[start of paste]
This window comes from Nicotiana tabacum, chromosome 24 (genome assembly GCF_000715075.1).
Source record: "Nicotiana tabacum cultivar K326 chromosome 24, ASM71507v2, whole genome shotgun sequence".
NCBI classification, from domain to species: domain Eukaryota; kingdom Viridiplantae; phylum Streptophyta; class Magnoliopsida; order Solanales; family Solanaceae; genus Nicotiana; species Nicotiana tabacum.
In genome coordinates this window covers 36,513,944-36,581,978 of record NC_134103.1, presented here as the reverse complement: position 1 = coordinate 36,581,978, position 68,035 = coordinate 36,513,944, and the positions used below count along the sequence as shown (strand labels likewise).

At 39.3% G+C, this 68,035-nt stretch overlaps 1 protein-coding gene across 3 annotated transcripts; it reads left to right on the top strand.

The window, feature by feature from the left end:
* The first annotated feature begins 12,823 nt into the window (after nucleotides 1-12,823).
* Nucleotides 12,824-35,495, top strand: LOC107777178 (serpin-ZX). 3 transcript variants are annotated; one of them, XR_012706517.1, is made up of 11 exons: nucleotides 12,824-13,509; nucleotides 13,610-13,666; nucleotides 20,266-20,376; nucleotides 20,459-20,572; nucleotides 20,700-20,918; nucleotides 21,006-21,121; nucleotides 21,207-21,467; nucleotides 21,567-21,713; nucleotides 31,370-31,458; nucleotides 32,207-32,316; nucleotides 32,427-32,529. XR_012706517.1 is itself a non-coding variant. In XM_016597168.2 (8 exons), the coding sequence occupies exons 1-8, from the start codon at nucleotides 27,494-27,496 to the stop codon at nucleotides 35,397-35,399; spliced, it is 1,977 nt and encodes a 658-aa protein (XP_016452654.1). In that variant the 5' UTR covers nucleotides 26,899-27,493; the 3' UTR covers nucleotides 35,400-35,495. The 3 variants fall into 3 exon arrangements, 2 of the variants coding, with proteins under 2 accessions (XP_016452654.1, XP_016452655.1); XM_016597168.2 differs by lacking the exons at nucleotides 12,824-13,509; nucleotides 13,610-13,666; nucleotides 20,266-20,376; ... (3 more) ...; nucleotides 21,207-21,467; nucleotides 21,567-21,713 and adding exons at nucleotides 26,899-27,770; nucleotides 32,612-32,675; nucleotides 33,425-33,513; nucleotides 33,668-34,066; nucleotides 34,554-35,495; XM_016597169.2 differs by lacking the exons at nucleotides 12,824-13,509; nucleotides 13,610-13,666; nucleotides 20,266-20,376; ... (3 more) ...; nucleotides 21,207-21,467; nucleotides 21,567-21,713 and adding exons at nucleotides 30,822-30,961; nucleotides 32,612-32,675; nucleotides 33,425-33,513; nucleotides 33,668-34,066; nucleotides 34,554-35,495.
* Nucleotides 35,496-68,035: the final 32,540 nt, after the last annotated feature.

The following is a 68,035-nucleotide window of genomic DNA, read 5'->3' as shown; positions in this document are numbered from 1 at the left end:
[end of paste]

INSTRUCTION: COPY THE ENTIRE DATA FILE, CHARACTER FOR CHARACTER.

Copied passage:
This window comes from Nicotiana tabacum, chromosome 24 (genome assembly GCF_000715075.1).
Source record: "Nicotiana tabacum cultivar K326 chromosome 24, ASM71507v2, whole genome shotgun sequence".
NCBI classification, from domain to species: domain Eukaryota; kingdom Viridiplantae; phylum Streptophyta; class Magnoliopsida; order Solanales; family Solanaceae; genus Nicotiana; species Nicotiana tabacum.
In genome coordinates this window covers 36,513,944-36,581,978 of record NC_134103.1, presented here as the reverse complement: position 1 = coordinate 36,581,978, position 68,035 = coordinate 36,513,944, and the positions used below count along the sequence as shown (strand labels likewise).

At 39.3% G+C, this 68,035-nt stretch overlaps 1 protein-coding gene across 3 annotated transcripts; it reads left to right on the top strand.

The window, feature by feature from the left end:
* The first annotated feature begins 12,823 nt into the window (after nucleotides 1-12,823).
* Nucleotides 12,824-35,495, top strand: LOC107777178 (serpin-ZX). 3 transcript variants are annotated; one of them, XR_012706517.1, is made up of 11 exons: nucleotides 12,824-13,509; nucleotides 13,610-13,666; nucleotides 20,266-20,376; nucleotides 20,459-20,572; nucleotides 20,700-20,918; nucleotides 21,006-21,121; nucleotides 21,207-21,467; nucleotides 21,567-21,713; nucleotides 31,370-31,458; nucleotides 32,207-32,316; nucleotides 32,427-32,529. XR_012706517.1 is itself a non-coding variant. In XM_016597168.2 (8 exons), the coding sequence occupies exons 1-8, from the start codon at nucleotides 27,494-27,496 to the stop codon at nucleotides 35,397-35,399; spliced, it is 1,977 nt and encodes a 658-aa protein (XP_016452654.1). In that variant the 5' UTR covers nucleotides 26,899-27,493; the 3' UTR covers nucleotides 35,400-35,495. The 3 variants fall into 3 exon arrangements, 2 of the variants coding, with proteins under 2 accessions (XP_016452654.1, XP_016452655.1); XM_016597168.2 differs by lacking the exons at nucleotides 12,824-13,509; nucleotides 13,610-13,666; nucleotides 20,266-20,376; ... (3 more) ...; nucleotides 21,207-21,467; nucleotides 21,567-21,713 and adding exons at nucleotides 26,899-27,770; nucleotides 32,612-32,675; nucleotides 33,425-33,513; nucleotides 33,668-34,066; nucleotides 34,554-35,495; XM_016597169.2 differs by lacking the exons at nucleotides 12,824-13,509; nucleotides 13,610-13,666; nucleotides 20,266-20,376; ... (3 more) ...; nucleotides 21,207-21,467; nucleotides 21,567-21,713 and adding exons at nucleotides 30,822-30,961; nucleotides 32,612-32,675; nucleotides 33,425-33,513; nucleotides 33,668-34,066; nucleotides 34,554-35,495.
* Nucleotides 35,496-68,035: the final 32,540 nt, after the last annotated feature.

The following is a 68,035-nucleotide window of genomic DNA, read 5'->3' as shown; positions in this document are numbered from 1 at the left end: